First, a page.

20. BIRDING THE NORTH FORK FEATHER RIVER RIPARIAN CORRIDOR (#2)
$20. Limited to 15 participants.
Meet at 2:00 PM at the Olsen Barn Meadow.
Activity level 2. Walking about 1 mile round trip on uneven ground, small hills, occasional rocks, lumpy meadowland.
DESCRIPTION: This exciting one-mile round-trip birding walk begins on an old railroad bed and follows a small creek with riparian habitat on both sides of the trail. Then we follow the North Fork of the Feather River to the mouth with views of Lake Almanor. Riparian and meadow habitat, river, lake and mudflats will provide ample opportunities for viewing many species of birds. Target birds include Osprey, Tree and Bank Swallows, Yellow, Orange-crowned, and Audubon’s Warblers, and Warbling Vireos, Cassin’s Finch, and Kingfisher. Bald Eagles, Greater Sandhill Cranes, and White Pelicans could fly over at any time. Western Tanagers, Mountain Bluebirds and Rufous Hummingbirds are summer migrants that may be seen. The estuary is the ideal place to spot migrating shorebirds. Year-round birds include Brown Creeper, Pygmy Nuthatch and Pileated Woodpecker.
TRIP LEADER: MITCH POLING Mitch Poling grew up in Michigan and attended Grand Valley State University. There, he studied natural resource management, with an emphasis on wildlife management and ecosystem restoration. After working a couple of seasons for the Forest Service in Baldwin, MI, he began seeking out wildlife work in the Sierras. After moving around to various places, a Northern goshawk surveyor position with the Plumas Audubon Society caught his attention. He moved here for the job, with his partner Jac, and they pretty quickly became enamored with Plumas County. With its unique ecology and beauty, Mitch decided that this is where he wanted to work to promote the wellbeing of wildlife and the ecosystems that they reside in. While living here, he has done surveys for Northern goshawks, black-backed woodpeckers, California spotted owls, Sierra Nevada yellow-legged frogs, willow flycatchers, and carnivores, as well as various habitat restoration and fire management efforts with the Forest Service.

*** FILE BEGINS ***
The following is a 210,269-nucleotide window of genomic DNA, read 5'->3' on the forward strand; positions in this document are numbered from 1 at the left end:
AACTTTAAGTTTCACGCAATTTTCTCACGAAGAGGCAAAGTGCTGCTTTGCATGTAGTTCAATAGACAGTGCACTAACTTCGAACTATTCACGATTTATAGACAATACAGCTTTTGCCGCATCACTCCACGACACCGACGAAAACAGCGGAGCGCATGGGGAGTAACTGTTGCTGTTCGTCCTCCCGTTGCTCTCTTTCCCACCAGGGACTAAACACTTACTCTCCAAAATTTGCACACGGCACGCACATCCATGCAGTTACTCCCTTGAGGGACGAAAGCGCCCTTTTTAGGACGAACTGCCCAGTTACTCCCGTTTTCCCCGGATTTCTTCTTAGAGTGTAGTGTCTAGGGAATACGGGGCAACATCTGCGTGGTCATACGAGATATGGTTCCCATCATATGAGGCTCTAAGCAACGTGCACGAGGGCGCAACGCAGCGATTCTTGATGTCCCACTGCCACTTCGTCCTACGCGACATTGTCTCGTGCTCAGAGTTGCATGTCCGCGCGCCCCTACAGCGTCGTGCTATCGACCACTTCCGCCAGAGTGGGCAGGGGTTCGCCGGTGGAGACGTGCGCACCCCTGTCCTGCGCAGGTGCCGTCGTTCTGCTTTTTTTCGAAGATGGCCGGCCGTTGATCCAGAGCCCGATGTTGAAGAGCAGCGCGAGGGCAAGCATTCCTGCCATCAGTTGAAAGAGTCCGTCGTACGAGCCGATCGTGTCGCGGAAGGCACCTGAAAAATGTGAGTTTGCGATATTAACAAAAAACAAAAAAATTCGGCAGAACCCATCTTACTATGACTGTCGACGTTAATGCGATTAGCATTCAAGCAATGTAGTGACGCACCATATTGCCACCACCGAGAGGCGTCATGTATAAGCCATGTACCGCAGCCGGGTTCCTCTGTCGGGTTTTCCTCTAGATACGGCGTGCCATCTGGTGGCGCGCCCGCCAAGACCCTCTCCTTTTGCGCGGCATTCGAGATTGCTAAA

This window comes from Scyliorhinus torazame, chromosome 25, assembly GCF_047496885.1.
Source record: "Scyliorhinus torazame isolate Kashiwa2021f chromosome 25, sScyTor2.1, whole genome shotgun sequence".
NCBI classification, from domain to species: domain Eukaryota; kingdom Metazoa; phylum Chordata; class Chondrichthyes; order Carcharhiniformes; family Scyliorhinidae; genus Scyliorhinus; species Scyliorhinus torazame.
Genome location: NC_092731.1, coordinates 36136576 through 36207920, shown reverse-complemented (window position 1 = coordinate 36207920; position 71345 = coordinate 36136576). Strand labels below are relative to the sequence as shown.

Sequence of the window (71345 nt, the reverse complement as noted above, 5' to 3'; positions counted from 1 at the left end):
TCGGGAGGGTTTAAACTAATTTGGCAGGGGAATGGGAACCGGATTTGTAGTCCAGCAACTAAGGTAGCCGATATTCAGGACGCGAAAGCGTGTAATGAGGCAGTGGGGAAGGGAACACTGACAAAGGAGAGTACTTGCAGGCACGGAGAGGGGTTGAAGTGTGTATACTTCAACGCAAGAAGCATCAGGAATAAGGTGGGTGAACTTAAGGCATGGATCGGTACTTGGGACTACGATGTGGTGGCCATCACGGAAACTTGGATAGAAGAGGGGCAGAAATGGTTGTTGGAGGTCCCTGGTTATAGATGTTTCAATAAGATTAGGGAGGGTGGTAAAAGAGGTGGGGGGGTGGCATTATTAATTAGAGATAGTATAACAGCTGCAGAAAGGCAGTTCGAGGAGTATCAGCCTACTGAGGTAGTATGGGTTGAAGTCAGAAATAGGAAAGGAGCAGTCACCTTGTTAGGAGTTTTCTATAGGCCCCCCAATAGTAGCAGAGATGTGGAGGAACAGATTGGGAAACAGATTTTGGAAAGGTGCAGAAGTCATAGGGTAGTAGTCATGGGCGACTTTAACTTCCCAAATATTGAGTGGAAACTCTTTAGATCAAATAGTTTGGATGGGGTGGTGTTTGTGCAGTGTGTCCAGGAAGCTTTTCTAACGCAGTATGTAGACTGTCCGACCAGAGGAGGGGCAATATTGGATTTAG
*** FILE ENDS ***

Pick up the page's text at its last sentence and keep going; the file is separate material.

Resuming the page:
When it's the off season for field work, he's often working in kitchens. If you've eaten at Pangaea, he has probably fed you. He has also worked at some notable restaurants in Grand Rapids, MI and Portland, OR. When he isn't doing field work or working in the kitchen, he enjoys a good hike, camping, birding, fishing, reading old sci-fi novels, playing guitar, experiencing new music, watching old cartoons, the occasional video game, and relaxing by the creek. Mitch's favorite bird is a hermit thrush!